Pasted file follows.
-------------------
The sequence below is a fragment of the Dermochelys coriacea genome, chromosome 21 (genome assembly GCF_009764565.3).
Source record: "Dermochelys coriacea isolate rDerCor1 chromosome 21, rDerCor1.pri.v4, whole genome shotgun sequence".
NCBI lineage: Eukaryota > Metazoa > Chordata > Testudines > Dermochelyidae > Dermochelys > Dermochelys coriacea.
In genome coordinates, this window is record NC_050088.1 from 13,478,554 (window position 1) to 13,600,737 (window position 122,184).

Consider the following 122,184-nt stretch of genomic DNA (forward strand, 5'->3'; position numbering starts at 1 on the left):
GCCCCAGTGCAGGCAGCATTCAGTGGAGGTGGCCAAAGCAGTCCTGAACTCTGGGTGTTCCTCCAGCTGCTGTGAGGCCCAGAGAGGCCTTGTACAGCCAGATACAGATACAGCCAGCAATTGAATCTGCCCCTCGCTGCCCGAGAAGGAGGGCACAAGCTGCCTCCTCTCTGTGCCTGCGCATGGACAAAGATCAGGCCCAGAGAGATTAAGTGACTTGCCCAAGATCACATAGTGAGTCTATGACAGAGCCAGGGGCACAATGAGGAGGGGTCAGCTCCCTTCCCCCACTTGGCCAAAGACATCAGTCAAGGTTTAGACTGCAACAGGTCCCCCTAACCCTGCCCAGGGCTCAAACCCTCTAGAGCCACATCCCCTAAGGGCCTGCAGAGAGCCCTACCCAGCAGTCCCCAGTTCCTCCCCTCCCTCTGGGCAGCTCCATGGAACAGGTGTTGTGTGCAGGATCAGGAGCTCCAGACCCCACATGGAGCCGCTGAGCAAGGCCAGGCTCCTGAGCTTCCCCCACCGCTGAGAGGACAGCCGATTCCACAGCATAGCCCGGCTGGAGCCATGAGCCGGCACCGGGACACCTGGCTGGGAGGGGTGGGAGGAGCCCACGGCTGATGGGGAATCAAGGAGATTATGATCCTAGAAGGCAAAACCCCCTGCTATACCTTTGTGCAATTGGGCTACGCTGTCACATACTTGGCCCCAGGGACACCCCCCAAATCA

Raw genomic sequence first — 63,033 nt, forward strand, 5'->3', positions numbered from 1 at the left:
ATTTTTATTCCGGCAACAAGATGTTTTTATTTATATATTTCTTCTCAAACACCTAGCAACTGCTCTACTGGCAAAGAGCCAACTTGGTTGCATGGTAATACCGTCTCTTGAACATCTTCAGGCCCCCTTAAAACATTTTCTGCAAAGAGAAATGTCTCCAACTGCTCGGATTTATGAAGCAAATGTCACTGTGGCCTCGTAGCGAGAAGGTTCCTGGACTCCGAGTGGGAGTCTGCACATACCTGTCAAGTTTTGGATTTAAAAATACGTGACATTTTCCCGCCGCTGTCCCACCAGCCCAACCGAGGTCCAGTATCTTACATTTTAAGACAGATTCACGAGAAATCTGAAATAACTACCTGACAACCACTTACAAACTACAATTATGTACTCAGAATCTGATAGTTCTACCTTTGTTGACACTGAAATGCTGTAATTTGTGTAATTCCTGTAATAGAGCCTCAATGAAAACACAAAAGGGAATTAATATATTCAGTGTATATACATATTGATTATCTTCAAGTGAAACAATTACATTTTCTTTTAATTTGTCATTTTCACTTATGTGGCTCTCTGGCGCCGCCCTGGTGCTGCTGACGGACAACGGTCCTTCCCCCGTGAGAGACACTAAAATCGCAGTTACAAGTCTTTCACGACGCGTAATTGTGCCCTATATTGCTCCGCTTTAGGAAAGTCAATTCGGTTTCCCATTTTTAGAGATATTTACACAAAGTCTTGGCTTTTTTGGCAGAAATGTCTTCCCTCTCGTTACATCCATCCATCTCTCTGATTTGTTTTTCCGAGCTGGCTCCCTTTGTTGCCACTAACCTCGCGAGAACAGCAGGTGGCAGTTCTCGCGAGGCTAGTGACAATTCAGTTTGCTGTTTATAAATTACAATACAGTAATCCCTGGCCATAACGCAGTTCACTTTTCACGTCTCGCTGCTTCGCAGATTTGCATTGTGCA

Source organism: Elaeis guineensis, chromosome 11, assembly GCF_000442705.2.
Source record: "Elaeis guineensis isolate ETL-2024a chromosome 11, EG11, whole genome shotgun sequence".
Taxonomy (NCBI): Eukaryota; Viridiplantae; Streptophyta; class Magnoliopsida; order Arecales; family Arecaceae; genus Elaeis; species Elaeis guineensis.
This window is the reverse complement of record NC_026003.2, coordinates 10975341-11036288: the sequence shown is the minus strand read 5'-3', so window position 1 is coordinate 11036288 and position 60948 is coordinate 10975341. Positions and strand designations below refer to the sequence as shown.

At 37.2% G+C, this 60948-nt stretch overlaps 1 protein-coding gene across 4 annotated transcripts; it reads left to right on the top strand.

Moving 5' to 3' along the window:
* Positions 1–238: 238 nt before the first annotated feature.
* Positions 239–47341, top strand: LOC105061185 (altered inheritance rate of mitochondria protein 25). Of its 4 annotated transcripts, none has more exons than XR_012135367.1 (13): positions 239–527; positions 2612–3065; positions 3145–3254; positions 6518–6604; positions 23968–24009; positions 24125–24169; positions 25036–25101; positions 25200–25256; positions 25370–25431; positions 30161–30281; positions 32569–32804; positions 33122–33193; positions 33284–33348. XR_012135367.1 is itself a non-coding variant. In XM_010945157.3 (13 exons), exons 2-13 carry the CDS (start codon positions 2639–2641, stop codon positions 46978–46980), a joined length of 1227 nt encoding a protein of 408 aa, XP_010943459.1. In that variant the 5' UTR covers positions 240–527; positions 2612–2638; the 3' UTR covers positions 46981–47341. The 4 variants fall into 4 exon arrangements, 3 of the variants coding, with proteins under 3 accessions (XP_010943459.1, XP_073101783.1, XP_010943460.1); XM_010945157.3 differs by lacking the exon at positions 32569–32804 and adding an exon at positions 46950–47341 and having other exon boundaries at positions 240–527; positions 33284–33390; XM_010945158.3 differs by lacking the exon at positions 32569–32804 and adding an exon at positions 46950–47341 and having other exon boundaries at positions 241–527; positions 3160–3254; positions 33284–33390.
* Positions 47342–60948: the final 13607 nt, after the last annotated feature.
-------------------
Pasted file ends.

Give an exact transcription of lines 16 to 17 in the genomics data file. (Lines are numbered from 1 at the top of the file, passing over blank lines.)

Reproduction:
* Positions 239–47341, top strand: LOC105061185 (altered inheritance rate of mitochondria protein 25). Of its 4 annotated transcripts, none has more exons than XR_012135367.1 (13): positions 239–527; positions 2612–3065; positions 3145–3254; positions 6518–6604; positions 23968–24009; positions 24125–24169; positions 25036–25101; positions 25200–25256; positions 25370–25431; positions 30161–30281; positions 32569–32804; positions 33122–33193; positions 33284–33348. XR_012135367.1 is itself a non-coding variant. In XM_010945157.3 (13 exons), exons 2-13 carry the CDS (start codon positions 2639–2641, stop codon positions 46978–46980), a joined length of 1227 nt encoding a protein of 408 aa, XP_010943459.1. In that variant the 5' UTR covers positions 240–527; positions 2612–2638; the 3' UTR covers positions 46981–47341. The 4 variants fall into 4 exon arrangements, 3 of the variants coding, with proteins under 3 accessions (XP_010943459.1, XP_073101783.1, XP_010943460.1); XM_010945157.3 differs by lacking the exon at positions 32569–32804 and adding an exon at positions 46950–47341 and having other exon boundaries at positions 240–527; positions 33284–33390; XM_010945158.3 differs by lacking the exon at positions 32569–32804 and adding an exon at positions 46950–47341 and having other exon boundaries at positions 241–527; positions 3160–3254; positions 33284–33390.
* Positions 47342–60948: the final 13607 nt, after the last annotated feature.